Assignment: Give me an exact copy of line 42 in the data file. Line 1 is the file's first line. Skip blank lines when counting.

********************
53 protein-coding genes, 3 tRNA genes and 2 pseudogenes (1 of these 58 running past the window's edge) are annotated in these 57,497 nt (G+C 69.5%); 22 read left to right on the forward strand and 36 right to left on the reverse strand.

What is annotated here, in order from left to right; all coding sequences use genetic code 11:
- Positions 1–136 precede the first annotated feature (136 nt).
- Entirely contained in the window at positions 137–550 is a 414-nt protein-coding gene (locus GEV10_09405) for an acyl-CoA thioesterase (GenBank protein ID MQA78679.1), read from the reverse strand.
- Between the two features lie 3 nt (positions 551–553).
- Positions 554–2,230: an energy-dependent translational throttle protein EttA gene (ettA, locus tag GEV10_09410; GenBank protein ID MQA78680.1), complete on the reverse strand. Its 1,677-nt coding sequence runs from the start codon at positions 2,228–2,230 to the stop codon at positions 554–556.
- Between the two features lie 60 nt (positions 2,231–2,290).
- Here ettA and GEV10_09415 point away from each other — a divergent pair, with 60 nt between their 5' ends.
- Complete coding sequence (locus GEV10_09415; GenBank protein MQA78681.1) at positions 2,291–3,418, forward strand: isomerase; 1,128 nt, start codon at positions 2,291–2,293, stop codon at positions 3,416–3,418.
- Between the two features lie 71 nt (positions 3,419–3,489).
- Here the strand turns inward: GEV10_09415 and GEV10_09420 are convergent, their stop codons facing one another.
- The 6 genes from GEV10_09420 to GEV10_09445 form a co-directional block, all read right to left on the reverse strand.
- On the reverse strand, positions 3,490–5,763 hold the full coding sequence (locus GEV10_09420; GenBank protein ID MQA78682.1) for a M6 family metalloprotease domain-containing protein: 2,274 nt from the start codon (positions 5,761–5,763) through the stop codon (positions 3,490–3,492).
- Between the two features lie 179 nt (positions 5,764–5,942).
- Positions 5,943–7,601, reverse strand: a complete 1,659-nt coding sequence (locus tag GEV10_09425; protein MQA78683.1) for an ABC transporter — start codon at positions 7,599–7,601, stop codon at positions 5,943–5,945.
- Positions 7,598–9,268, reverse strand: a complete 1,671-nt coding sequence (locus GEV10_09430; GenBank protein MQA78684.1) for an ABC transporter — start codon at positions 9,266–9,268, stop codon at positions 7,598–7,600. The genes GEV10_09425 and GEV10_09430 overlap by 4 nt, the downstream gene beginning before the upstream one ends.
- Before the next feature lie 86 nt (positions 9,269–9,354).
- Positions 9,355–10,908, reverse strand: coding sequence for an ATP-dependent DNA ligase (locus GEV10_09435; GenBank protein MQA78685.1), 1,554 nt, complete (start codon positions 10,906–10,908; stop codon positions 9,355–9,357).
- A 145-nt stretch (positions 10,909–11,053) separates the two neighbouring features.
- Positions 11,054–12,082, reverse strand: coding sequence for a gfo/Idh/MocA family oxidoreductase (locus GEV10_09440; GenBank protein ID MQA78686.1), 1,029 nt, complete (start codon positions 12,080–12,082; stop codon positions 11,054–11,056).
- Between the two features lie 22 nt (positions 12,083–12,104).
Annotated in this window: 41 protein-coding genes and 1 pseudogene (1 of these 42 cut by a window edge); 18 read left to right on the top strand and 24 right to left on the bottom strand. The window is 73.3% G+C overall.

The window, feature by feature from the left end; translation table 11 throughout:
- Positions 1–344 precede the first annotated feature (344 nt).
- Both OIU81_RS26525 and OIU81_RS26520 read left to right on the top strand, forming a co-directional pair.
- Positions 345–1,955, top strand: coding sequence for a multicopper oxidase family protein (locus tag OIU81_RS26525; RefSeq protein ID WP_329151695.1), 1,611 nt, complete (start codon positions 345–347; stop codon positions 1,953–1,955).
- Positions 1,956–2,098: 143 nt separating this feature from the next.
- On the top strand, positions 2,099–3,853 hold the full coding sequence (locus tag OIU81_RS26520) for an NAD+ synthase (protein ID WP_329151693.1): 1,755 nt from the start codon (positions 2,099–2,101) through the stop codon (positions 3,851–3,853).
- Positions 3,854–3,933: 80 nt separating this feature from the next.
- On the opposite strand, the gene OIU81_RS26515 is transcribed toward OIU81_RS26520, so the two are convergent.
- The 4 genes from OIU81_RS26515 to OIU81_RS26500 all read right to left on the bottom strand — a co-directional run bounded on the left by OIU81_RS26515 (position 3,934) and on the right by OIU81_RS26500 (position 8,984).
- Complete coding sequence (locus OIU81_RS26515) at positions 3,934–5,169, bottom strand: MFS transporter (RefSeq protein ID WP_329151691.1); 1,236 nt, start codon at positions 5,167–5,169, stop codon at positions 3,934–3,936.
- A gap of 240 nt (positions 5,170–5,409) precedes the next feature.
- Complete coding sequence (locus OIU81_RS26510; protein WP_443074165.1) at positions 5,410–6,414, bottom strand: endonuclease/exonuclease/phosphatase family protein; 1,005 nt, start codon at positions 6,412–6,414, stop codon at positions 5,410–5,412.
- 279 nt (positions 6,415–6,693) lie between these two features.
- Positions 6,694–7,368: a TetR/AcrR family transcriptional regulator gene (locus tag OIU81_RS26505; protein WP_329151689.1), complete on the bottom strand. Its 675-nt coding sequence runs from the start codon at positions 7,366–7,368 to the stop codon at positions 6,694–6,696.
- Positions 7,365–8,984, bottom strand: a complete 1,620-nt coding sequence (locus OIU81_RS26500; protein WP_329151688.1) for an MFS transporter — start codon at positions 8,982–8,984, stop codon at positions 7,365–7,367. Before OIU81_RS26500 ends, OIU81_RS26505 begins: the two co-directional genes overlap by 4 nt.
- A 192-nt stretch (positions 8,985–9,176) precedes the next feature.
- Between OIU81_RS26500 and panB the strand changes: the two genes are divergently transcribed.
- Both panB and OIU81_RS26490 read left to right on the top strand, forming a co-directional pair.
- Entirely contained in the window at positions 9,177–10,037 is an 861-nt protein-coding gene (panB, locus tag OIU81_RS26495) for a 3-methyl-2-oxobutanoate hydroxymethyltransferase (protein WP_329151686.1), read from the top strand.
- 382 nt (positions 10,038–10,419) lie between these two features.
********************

- 382 nt (positions 10,038–10,419) lie between these two features.